Here we are seeing the moment that the Battle of San Romano was won by the Florentines in 1432. The leader of the rival army, Bernardino della Ciarda is seen in the center of the circle of horses taking a lance to the chest. By having the horses the horses on each side of della Ciarda facing different directions, we can tell he is surrounded without actually having to see those obscured by his own soldiers in the center of the circle with him. The lances on either side combine to form a sort of implied wall, further enforcing the fact that the fallen leader has no escape.
This painting is by an unknown artist and was painted around the year 1600 in Greece. It resides on the wall of a Katholikon (church) in Patmos, Greece. This gruesome painting depicts young men slaughtering innocent women and children. The use of red is very prevalent and is probably used to make us think of blood being spilled. The placement of the ruler on his throne above the grieving women makes us feel her pain and hopelessness as he calmly sits above watching his men brutally murder innocents. Here we are seeing one of the horrible truths of war, as a ruler commands his men to do horrible atrocities while keeping his own hands clean. This pattern is unfortunately repeated throughout history across all cultures.
While a French artist painting a depiction of an American Civil War naval battle may seem strange at first, this battle actually happened right off the coast of France in 1864. Here we see the Union ship U.S.S. Kearsage sinking the Confederate ship, the C.S.S. Alabama. The contrast of the dark grey smoke against the blue sky brings us to focus on the sinking Alabama. The line coming from the bowsprit of the Kearsage aiming directly at the center of the sinking ship lets us know exactly who is responsible for her destruction.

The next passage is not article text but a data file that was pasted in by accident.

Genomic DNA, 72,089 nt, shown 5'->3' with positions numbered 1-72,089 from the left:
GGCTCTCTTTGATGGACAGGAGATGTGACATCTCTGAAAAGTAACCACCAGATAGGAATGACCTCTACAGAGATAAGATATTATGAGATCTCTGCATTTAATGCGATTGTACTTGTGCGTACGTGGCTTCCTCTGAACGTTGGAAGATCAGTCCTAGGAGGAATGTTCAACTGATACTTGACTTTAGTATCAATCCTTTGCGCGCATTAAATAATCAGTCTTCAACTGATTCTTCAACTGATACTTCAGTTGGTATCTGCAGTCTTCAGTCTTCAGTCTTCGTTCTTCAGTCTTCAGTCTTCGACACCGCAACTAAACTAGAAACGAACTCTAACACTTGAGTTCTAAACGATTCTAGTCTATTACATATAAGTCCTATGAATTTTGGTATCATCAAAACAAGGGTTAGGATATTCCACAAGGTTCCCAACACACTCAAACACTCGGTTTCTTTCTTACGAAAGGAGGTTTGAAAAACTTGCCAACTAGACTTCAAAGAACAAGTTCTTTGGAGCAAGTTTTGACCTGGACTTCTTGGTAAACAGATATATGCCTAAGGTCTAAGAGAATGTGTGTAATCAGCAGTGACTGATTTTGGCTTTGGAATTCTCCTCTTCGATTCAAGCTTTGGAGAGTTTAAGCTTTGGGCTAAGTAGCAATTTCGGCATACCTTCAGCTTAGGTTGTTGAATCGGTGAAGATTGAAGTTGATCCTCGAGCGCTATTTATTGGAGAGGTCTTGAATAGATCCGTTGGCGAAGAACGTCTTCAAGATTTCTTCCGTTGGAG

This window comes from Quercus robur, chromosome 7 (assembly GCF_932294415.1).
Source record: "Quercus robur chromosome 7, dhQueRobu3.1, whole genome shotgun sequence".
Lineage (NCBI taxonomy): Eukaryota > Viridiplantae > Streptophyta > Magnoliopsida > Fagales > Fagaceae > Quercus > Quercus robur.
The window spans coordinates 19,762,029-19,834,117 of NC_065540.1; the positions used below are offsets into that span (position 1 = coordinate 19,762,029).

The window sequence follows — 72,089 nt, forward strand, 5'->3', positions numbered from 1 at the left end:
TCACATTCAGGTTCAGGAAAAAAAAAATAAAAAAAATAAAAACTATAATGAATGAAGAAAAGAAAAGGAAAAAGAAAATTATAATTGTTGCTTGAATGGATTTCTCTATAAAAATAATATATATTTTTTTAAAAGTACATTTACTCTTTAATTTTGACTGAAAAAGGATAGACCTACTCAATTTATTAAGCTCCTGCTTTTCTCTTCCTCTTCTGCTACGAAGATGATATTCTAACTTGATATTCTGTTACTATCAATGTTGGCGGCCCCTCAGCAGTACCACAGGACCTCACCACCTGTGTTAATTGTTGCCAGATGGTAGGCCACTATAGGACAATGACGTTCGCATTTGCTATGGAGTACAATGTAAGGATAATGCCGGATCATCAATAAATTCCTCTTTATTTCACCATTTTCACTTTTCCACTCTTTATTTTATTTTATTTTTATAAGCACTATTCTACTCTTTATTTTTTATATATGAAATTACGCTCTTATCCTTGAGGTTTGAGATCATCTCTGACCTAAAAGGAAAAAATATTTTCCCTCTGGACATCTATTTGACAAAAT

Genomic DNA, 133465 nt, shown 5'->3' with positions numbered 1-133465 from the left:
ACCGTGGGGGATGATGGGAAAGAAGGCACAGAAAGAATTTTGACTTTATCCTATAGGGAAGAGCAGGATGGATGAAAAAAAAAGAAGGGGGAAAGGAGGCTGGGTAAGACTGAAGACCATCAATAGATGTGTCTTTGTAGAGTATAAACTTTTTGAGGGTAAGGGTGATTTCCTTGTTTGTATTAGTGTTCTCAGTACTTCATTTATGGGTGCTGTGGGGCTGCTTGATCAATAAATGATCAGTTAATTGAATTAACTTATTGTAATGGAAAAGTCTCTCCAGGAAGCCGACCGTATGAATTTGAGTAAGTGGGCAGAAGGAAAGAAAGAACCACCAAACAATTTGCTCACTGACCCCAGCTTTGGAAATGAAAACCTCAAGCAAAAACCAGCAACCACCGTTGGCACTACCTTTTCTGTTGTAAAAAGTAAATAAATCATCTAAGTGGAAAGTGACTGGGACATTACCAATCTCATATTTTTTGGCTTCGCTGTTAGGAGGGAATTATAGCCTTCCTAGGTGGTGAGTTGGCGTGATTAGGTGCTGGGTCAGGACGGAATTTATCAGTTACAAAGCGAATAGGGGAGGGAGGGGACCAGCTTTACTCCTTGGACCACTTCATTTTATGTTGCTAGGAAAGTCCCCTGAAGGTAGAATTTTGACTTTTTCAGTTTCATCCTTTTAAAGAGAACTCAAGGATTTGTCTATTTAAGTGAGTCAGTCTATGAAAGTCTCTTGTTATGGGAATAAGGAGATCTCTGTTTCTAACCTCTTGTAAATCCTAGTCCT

Here we are looking at a mounted cavalry heading into battle during the first battle of Villers-Bretonneux during the First World War. The detailed horses and riders in the foreground contrast greatly with the blurry ones towards the back, however this detail upfront allows us to imagine what those in the back must look like. The way the artist depicts each horse exerting itself in a slightly different position lets us imagine all of them galloping together in a ferocious charge. Both the furious whipping of the riders and the huge dust clouds obscuring those behind them reinforce this ferocity. Combining these elements, we can feel the sense of urgency of the men charging into battle.
This piece from 1941 is a depiction of England’s victory over Germany in a great aerial battle during World War II. The winding river in the foreground opens up into a huge body of water, above which a chaotic battle is taking place, The artists use of this curvy line rather than a straight one helps prepare us for the chaos and random change in direction one associates with an intense aerial battle. The white trails from those still engaged in the battle contrast with black of the fallen planes symbolizing death which is always inevitable in war.
Credits: All media
This user gallery has been created by an independent third party and may not always represent the views of the institutions, listed below, who have supplied the content.